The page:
boolean shaderEnabled = true;  

void setup() {
  fullScreen(STEREO);  
  noStroke();
  fill(204);
  toon = loadShader("ToonFrag.glsl", "ToonVert.glsl");
}

void draw() {
  if (shaderEnabled == true) shader(toon);
  translate(width/2, height/2);
  background(80); 
  directionalLight(204, 204, 204, 1, 1, -1);
  sphere(150);
}  

void mousePressed() {
  if (shaderEnabled) {
    shaderEnabled = false;
    resetShader();
  } else {
    shaderEnabled = true;
  }
}

Notice the use of translate(width/2, height/2) to make sure that the scene is properly centered in front of of our eyes. This is needed because by default Processing sets the origin to be the upper left corner of the screen, which is convenient for 2D drawing, but not so much in VR. The output should look like this:

Toon shading example

Creating a more complex 3D scene

In this example, we will create a 3D scene with a few more objects. Let's start by defining a 2D grid as a reference.

Because performance is very important in VR to keep the framerate as high as possible and avoid simulation sickness in the user, we could rely on PShape objects to store static geometry and so avoid re-generating it in every frame:


import processing.vr.*;

PShape grid;

void setup() {
  fullScreen(STEREO);
  
  grid = createShape();
  grid.beginShape(LINES);
  grid.stroke(255);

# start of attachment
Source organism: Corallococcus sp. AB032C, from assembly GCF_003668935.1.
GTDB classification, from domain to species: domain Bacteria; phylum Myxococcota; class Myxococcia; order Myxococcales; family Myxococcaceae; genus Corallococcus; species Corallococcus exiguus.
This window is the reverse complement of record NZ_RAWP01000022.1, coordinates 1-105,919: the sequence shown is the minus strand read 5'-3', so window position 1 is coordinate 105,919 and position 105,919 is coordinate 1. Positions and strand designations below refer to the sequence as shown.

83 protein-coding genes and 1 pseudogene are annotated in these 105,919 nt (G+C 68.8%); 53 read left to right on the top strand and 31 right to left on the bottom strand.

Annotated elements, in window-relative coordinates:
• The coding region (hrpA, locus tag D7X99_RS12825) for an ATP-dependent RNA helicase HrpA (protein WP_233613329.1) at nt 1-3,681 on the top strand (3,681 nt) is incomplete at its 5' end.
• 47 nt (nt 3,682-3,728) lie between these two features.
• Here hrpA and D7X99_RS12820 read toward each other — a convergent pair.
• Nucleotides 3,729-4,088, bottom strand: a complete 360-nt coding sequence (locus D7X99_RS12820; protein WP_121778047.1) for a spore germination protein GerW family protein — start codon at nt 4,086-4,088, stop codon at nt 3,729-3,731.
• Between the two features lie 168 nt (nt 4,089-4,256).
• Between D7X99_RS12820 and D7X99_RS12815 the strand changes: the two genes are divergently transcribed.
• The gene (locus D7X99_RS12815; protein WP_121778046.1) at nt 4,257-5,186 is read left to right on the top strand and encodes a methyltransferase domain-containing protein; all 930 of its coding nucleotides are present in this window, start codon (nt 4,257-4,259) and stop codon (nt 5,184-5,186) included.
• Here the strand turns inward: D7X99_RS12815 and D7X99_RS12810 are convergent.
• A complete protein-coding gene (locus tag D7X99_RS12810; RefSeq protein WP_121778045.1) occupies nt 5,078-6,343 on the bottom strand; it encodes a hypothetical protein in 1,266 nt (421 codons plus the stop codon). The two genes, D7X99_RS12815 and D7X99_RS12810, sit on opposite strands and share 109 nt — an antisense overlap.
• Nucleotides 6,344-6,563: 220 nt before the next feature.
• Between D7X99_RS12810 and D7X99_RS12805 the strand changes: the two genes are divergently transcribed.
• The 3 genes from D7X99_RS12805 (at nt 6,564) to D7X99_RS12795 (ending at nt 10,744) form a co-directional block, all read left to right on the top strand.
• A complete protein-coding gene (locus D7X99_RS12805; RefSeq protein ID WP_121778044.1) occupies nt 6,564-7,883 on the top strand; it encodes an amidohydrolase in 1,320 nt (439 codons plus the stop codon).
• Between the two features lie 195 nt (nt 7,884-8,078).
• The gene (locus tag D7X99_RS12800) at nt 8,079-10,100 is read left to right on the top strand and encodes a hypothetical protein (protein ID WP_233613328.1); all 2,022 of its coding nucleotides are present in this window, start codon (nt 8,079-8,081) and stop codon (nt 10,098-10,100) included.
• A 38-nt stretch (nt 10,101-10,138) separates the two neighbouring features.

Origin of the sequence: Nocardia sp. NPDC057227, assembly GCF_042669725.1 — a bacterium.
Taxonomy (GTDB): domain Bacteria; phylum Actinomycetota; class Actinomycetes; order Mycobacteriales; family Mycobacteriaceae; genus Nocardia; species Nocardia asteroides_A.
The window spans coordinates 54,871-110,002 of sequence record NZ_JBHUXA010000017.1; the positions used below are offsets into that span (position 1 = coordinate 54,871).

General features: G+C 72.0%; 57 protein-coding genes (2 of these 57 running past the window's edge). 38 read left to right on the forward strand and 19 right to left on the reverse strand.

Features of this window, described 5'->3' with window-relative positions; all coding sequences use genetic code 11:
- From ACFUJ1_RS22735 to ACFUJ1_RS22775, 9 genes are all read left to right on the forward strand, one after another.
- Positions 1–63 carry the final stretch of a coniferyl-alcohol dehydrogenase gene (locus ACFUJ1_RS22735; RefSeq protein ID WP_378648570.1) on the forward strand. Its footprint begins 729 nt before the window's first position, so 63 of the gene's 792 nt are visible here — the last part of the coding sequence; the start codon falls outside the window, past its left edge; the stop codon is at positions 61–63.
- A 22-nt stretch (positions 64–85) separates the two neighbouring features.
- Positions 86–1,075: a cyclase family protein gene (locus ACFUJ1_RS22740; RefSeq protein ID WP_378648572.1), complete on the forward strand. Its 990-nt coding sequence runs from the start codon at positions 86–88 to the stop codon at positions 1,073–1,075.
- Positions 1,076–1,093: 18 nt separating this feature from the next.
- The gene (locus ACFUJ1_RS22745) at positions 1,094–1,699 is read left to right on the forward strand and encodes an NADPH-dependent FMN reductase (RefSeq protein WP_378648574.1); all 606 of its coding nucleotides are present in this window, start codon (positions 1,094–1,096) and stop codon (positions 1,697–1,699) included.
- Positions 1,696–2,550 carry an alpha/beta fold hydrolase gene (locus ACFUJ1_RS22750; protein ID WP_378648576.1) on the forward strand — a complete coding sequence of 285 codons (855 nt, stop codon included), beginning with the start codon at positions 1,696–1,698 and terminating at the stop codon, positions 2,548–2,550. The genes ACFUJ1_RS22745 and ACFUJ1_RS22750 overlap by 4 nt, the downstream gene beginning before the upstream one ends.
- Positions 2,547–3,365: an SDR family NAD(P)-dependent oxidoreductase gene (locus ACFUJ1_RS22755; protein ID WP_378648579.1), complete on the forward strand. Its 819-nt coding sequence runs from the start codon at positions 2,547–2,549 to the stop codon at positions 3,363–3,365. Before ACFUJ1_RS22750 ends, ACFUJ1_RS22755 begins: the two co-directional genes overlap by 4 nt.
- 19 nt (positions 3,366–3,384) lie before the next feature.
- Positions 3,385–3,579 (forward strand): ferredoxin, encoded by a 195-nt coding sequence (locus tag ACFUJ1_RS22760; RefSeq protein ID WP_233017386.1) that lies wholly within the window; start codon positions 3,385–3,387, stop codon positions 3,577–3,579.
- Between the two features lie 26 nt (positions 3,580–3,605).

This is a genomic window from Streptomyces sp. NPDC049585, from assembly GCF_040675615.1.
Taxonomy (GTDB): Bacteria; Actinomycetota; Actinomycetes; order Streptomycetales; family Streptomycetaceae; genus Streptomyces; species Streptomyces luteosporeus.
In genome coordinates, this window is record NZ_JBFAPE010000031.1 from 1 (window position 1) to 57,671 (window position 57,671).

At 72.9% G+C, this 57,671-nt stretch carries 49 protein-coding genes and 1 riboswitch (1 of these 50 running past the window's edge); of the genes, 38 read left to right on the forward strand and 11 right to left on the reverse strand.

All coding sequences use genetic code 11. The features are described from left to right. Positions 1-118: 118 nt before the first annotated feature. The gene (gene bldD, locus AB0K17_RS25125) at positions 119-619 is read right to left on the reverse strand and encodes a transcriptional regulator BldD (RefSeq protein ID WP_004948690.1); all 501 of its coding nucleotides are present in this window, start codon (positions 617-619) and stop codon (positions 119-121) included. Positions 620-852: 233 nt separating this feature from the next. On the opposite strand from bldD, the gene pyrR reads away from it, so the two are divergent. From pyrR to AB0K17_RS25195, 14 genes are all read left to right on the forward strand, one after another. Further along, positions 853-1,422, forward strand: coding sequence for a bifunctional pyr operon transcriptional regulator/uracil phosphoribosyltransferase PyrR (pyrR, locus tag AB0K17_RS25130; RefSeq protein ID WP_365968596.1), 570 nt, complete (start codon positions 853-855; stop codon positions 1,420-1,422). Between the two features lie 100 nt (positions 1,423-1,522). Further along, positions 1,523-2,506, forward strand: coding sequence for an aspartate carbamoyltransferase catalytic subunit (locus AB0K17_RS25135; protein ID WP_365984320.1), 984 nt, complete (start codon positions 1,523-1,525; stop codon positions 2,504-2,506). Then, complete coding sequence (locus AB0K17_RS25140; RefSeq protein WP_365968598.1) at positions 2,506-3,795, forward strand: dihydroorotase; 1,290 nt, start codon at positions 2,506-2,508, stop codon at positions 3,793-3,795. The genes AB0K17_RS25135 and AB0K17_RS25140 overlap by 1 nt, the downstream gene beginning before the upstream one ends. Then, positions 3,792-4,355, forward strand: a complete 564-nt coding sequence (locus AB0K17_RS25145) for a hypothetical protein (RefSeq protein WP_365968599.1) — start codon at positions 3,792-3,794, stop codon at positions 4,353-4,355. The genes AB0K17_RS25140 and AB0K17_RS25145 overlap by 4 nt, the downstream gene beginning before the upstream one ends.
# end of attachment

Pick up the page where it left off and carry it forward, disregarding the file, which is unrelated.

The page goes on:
for (int x = -10000; x < +10000; x += 250) {
    grid.vertex(x, +1000, +10000);
    grid.vertex(x, +1000, -10000);
  }
  for (int z = -10000; z < +10000; z += 250) {
    grid.vertex(+10000, +1000, z);
    grid.vertex(-10000, +1000, z);      
  }  
  grid.endShape();  
}

void draw() {
  background(0);
  translate(width/2, height/2);
  shape(grid);
}

Note how the y coordinate of the grid vertices is +1000, since the Y axis in Processing points down, so objects under our line of vision in VR should have positive coordinates.

Now we can add some objects! In order to optimize performance, we can group several 3D shapes inside a single PShape group, which is faster than handling each object separately, like so:


import processing.vr.*;

PShape grid;
PShape cubes;

void setup() {
  fullScreen(STEREO);
  
  grid = createShape();
  grid.beginShape(LINES);
  grid.stroke(255);
  for (int x = -10000; x < +10000; x += 250) {
    grid.vertex(x, +1000, +10000);
    grid.vertex(x, +1000, -10000);
  }
  for (int z = -10000; z < +10000; z += 250) {
    grid.vertex(+10000, +1000, z);
    grid.vertex(-10000, +1000, z);      
  }  
  grid.endShape();  
  
  cubes = createShape(GROUP);
  for (int i = 0; i < 100; i++) {
    float x = random(-1000, +1000); 
    float y = random(-1000, +1000);
    float z = random(-1000, +1000);    
    float r = random(50, 150);
    PShape cube = createShape(BOX, r, r, r);
    cube.setStroke(false);
    cube.setFill(color(180));
    cube.translate(x, y, z);
    cubes.addChild(cube);
  }
}

void draw() {
  background(0);
  lights();
  translate(width/2, height/2);
  shape(cubes);
  shape(grid);
}

The final result should look like this, depending on your viewpoint:

Grid and boxes